Concrete diminishes: slightly in volume in setting in air, and in monolithic construction this contraction is sufficient to produce cracks throughout the walls and floors. Some method should always be employed, therefore, to allow for expansion and contraction and to make the cracks follow false joints in the work. One method adopted for accomplishing this result in walls is shown by Fig. 246. Through joints are formed at intervals by means of an iron plate, shown at P and on the plan.. This plate is pulled up as the wall increases in height, leaving an open joint through the wall. Wherever these joints occur, recesses, are left in every alternate course, as shown at A A. These recesses are afterward filled with concrete blocks, formed separately and set in mortar like a stone. If the concrete contracts or settles the break will take place in the joints thus formed, and will not show on the face of the wall.
jointed on the surface, as shown in Figs. 242 or 245, the window heads should be made in the form of a flat arch and a recess left for the key, which should be put in afterward. It is also advisable to have a through joint over the centres of all windows.
When first attempting a concrete building, the architect will do well to consult with some person who has had experience with concrete building as to the best arrangement of overcoming the effects of contraction and expansion.
Concrete walls, with iron ties imbedded, when cracked, however, are not in the bad condition of stone or brick walls without such bond, as the iron ties may be depended upon to prevent spreading or falling.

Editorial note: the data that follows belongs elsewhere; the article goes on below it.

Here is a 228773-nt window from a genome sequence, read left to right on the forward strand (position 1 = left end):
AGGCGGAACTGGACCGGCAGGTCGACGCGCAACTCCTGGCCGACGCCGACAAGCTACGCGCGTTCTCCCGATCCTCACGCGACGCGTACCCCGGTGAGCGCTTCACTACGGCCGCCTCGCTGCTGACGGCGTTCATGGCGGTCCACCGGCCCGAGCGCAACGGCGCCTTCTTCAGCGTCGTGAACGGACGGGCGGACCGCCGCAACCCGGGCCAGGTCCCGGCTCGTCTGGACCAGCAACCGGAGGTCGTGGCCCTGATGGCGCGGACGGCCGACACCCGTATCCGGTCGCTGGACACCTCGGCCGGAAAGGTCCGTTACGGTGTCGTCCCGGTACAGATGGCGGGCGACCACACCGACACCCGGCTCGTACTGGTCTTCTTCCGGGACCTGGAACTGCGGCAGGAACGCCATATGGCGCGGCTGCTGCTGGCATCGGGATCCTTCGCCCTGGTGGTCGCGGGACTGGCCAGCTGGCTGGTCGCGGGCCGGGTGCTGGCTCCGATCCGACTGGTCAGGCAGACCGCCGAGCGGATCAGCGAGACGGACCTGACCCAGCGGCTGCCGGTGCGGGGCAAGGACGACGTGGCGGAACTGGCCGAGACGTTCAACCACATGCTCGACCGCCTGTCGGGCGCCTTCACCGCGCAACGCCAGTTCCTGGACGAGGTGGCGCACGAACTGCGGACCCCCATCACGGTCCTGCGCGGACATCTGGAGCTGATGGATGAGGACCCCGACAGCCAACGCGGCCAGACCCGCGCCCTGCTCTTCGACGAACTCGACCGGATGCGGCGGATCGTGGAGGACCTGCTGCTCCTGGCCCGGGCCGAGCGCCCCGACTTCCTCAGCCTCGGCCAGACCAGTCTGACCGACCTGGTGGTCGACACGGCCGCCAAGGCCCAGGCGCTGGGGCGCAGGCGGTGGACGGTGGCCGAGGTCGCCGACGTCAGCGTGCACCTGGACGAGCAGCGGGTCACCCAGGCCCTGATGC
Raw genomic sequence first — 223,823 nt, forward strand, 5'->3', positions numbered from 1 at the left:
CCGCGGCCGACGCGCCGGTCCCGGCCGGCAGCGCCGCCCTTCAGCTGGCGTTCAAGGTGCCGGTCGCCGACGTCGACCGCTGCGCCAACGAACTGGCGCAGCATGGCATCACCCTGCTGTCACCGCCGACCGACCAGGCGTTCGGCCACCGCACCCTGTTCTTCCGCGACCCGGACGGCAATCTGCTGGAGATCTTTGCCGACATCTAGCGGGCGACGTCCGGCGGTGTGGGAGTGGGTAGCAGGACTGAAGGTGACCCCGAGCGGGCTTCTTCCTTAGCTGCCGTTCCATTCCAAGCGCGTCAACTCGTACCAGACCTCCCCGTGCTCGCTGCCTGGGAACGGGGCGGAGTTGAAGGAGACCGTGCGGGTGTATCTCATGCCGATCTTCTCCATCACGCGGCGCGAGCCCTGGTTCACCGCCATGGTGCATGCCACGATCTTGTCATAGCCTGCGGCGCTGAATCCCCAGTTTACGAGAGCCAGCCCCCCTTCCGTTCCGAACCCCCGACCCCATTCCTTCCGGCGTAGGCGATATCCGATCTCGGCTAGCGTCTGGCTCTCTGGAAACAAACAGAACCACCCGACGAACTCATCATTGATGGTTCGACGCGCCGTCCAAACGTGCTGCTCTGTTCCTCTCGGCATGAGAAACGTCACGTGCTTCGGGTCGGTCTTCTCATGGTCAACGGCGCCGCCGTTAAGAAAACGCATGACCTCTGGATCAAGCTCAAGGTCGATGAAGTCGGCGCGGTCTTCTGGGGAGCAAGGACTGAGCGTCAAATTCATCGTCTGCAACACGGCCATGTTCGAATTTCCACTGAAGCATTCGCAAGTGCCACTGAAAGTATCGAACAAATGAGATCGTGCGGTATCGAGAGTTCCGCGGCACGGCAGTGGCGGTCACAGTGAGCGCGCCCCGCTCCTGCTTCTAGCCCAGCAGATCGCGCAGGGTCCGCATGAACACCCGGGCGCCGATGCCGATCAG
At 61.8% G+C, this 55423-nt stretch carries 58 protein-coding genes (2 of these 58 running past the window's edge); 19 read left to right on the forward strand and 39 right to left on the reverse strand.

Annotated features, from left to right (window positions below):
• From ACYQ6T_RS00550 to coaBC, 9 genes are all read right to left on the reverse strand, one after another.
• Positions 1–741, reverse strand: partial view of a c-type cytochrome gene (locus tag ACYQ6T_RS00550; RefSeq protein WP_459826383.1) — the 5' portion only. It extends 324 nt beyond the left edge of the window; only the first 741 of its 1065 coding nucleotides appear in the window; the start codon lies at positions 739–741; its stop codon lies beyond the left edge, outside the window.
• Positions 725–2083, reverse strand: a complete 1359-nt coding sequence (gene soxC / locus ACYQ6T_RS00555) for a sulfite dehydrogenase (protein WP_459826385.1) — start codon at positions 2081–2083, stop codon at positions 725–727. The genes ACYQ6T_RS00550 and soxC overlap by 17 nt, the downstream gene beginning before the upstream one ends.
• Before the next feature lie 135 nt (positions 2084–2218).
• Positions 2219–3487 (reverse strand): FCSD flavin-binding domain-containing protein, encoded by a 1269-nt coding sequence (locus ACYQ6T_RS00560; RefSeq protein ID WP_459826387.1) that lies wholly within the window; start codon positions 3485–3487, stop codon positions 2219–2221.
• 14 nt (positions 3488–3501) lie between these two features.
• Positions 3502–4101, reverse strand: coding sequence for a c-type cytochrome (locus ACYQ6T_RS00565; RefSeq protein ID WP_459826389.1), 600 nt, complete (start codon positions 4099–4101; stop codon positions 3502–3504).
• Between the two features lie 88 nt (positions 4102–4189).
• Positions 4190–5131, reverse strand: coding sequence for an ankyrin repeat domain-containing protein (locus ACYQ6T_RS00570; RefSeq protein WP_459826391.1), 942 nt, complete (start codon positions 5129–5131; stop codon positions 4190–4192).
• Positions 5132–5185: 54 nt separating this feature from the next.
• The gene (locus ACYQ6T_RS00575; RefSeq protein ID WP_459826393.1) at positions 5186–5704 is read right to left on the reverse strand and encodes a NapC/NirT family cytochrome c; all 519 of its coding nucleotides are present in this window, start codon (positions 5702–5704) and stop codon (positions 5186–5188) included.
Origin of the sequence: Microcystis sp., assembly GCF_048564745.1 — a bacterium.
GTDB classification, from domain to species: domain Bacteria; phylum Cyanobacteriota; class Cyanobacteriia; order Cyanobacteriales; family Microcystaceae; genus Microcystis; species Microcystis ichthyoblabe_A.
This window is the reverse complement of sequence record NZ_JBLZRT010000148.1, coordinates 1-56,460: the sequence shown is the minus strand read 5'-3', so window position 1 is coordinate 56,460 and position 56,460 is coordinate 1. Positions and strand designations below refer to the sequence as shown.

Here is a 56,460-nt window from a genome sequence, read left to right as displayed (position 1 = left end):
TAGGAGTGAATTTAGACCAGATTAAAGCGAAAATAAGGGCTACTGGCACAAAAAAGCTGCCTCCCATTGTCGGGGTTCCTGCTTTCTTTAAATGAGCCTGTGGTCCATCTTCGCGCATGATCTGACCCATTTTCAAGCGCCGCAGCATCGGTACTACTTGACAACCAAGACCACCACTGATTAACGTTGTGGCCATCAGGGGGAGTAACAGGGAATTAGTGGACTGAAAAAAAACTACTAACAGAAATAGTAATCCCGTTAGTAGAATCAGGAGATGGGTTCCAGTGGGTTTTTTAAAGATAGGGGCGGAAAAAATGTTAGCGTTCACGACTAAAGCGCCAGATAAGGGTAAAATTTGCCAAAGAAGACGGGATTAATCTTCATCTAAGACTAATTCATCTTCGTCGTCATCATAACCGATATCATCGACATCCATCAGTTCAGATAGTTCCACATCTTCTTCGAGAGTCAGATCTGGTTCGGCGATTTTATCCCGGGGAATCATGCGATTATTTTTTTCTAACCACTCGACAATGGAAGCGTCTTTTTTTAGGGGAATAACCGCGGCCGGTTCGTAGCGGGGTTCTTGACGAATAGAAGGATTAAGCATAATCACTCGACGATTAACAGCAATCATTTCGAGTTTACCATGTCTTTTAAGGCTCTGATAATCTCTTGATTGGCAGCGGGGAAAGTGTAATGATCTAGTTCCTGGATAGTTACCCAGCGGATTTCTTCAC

One of the rooms in the Leland Stanford, Jr., Museum was designed to be the receptacle of many valuables, and to render it burglar-proof, the floor, walls and ceiling had copper wires imbedded in the concrete not over 3 inches apart, forming a continuous circuit, and designed to strike an alarm bell at the University if any wire should be cut.
This device has also been in use in the U. S. Sub-Treasury in San Francisco for several years; it would seem to be very effective for prison walls and cells.
Iron rods, old iron or steel, may be imbedded in the walls, floor and ceiling to as great an extent as may be deemed necessary; these, being firmly held by the concrete, will be very difficult to cut or remove. Such vaults would also be thoroughly fireproof, and, if made of sufficient thickness, would keep their contents unharmed, even should the building be completely destroyed.
"On one occasion, while building a concrete bank vault in an interior town, several tons of worn-out plowshares were placed in the concrete in such positions as would be most likely to discourage burglars in attempting to cut through the wall." *